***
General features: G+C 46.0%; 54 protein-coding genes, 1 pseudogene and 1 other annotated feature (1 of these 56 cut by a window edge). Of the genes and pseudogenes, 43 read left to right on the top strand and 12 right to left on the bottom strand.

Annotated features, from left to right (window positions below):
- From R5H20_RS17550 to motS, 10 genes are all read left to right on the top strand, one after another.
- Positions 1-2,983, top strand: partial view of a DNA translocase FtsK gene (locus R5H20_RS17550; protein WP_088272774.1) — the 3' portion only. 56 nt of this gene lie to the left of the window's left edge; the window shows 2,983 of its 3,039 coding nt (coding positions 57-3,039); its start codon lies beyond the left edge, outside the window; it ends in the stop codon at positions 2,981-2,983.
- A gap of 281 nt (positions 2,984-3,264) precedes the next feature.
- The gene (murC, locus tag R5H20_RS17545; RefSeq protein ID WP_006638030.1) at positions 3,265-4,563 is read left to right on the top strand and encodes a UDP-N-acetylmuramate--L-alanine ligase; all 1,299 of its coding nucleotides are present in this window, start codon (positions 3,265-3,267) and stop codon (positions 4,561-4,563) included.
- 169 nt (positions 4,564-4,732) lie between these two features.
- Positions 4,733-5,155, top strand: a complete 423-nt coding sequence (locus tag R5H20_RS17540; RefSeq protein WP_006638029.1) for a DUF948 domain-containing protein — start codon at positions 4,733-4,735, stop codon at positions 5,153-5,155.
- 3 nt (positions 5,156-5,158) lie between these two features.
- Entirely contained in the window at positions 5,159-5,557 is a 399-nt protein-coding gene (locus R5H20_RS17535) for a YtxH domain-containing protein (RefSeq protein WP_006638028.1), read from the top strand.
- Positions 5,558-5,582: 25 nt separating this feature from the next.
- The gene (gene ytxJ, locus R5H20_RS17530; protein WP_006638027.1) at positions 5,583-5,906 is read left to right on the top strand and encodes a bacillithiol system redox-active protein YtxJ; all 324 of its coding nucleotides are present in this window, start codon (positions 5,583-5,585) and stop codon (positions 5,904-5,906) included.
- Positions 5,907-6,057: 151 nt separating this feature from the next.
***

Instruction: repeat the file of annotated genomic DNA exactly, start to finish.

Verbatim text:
General features: G+C 46.0%; 54 protein-coding genes, 1 pseudogene and 1 other annotated feature (1 of these 56 cut by a window edge). Of the genes and pseudogenes, 43 read left to right on the top strand and 12 right to left on the bottom strand.

Annotated features, from left to right (window positions below):
- From R5H20_RS17550 to motS, 10 genes are all read left to right on the top strand, one after another.
- Positions 1-2,983, top strand: partial view of a DNA translocase FtsK gene (locus R5H20_RS17550; protein WP_088272774.1) — the 3' portion only. 56 nt of this gene lie to the left of the window's left edge; the window shows 2,983 of its 3,039 coding nt (coding positions 57-3,039); its start codon lies beyond the left edge, outside the window; it ends in the stop codon at positions 2,981-2,983.
- A gap of 281 nt (positions 2,984-3,264) precedes the next feature.
- The gene (murC, locus tag R5H20_RS17545; RefSeq protein ID WP_006638030.1) at positions 3,265-4,563 is read left to right on the top strand and encodes a UDP-N-acetylmuramate--L-alanine ligase; all 1,299 of its coding nucleotides are present in this window, start codon (positions 3,265-3,267) and stop codon (positions 4,561-4,563) included.
- 169 nt (positions 4,564-4,732) lie between these two features.
- Positions 4,733-5,155, top strand: a complete 423-nt coding sequence (locus tag R5H20_RS17540; RefSeq protein WP_006638029.1) for a DUF948 domain-containing protein — start codon at positions 4,733-4,735, stop codon at positions 5,153-5,155.
- 3 nt (positions 5,156-5,158) lie between these two features.
- Entirely contained in the window at positions 5,159-5,557 is a 399-nt protein-coding gene (locus R5H20_RS17535) for a YtxH domain-containing protein (RefSeq protein WP_006638028.1), read from the top strand.
- Positions 5,558-5,582: 25 nt separating this feature from the next.
- The gene (gene ytxJ, locus R5H20_RS17530; protein WP_006638027.1) at positions 5,583-5,906 is read left to right on the top strand and encodes a bacillithiol system redox-active protein YtxJ; all 324 of its coding nucleotides are present in this window, start codon (positions 5,583-5,585) and stop codon (positions 5,904-5,906) included.
- Positions 5,907-6,057: 151 nt separating this feature from the next.